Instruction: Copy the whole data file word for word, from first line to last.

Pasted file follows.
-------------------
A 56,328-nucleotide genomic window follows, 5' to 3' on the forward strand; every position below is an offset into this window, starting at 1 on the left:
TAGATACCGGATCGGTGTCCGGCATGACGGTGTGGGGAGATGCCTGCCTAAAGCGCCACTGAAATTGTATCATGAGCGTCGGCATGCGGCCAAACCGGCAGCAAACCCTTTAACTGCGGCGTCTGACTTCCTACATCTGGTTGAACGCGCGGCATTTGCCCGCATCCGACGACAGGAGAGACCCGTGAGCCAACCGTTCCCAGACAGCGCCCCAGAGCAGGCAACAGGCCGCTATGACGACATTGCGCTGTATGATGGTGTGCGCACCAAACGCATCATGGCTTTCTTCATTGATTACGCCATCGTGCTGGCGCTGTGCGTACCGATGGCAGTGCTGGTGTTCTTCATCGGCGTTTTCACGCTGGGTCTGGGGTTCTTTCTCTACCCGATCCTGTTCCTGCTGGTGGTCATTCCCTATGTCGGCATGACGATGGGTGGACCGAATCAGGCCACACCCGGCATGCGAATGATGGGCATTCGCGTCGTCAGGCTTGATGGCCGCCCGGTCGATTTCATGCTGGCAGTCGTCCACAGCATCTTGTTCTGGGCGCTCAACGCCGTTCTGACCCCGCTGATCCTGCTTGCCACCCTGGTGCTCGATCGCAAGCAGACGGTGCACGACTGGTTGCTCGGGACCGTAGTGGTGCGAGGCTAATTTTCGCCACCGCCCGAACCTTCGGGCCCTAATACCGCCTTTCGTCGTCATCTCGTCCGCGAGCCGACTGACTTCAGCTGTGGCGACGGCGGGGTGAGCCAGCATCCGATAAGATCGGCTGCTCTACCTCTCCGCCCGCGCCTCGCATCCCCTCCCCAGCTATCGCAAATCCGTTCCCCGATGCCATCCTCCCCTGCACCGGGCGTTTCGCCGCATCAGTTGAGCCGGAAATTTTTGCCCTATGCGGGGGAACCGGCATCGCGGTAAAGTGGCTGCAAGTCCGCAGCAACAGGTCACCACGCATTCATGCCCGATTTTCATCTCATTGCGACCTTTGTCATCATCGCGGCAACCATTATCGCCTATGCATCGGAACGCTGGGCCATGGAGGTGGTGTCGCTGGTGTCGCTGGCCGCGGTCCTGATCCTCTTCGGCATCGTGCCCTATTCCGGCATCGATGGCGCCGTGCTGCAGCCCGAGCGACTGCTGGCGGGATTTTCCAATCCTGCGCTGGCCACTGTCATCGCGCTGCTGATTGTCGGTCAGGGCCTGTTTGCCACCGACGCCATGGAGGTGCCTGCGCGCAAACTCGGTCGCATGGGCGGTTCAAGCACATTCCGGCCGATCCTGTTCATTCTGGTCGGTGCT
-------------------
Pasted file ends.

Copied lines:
A 56,328-nucleotide genomic window follows, 5' to 3' on the forward strand; every position below is an offset into this window, starting at 1 on the left:
TAGATACCGGATCGGTGTCCGGCATGACGGTGTGGGGAGATGCCTGCCTAAAGCGCCACTGAAATTGTATCATGAGCGTCGGCATGCGGCCAAACCGGCAGCAAACCCTTTAACTGCGGCGTCTGACTTCCTACATCTGGTTGAACGCGCGGCATTTGCCCGCATCCGACGACAGGAGAGACCCGTGAGCCAACCGTTCCCAGACAGCGCCCCAGAGCAGGCAACAGGCCGCTATGACGACATTGCGCTGTATGATGGTGTGCGCACCAAACGCATCATGGCTTTCTTCATTGATTACGCCATCGTGCTGGCGCTGTGCGTACCGATGGCAGTGCTGGTGTTCTTCATCGGCGTTTTCACGCTGGGTCTGGGGTTCTTTCTCTACCCGATCCTGTTCCTGCTGGTGGTCATTCCCTATGTCGGCATGACGATGGGTGGACCGAATCAGGCCACACCCGGCATGCGAATGATGGGCATTCGCGTCGTCAGGCTTGATGGCCGCCCGGTCGATTTCATGCTGGCAGTCGTCCACAGCATCTTGTTCTGGGCGCTCAACGCCGTTCTGACCCCGCTGATCCTGCTTGCCACCCTGGTGCTCGATCGCAAGCAGACGGTGCACGACTGGTTGCTCGGGACCGTAGTGGTGCGAGGCTAATTTTCGCCACCGCCCGAACCTTCGGGCCCTAATACCGCCTTTCGTCGTCATCTCGTCCGCGAGCCGACTGACTTCAGCTGTGGCGACGGCGGGGTGAGCCAGCATCCGATAAGATCGGCTGCTCTACCTCTCCGCCCGCGCCTCGCATCCCCTCCCCAGCTATCGCAAATCCGTTCCCCGATGCCATCCTCCCCTGCACCGGGCGTTTCGCCGCATCAGTTGAGCCGGAAATTTTTGCCCTATGCGGGGGAACCGGCATCGCGGTAAAGTGGCTGCAAGTCCGCAGCAACAGGTCACCACGCATTCATGCCCGATTTTCATCTCATTGCGACCTTTGTCATCATCGCGGCAACCATTATCGCCTATGCATCGGAACGCTGGGCCATGGAGGTGGTGTCGCTGGTGTCGCTGGCCGCGGTCCTGATCCTCTTCGGCATCGTGCCCTATTCCGGCATCGATGGCGCCGTGCTGCAGCCCGAGCGACTGCTGGCGGGATTTTCCAATCCTGCGCTGGCCACTGTCATCGCGCTGCTGATTGTCGGTCAGGGCCTGTTTGCCACCGACGCCATGGAGGTGCCTGCGCGCAAACTCGGTCGCATGGGCGGTTCAAGCACATTCCGGCCGATCCTGTTCATTCTGGTCGGTGCT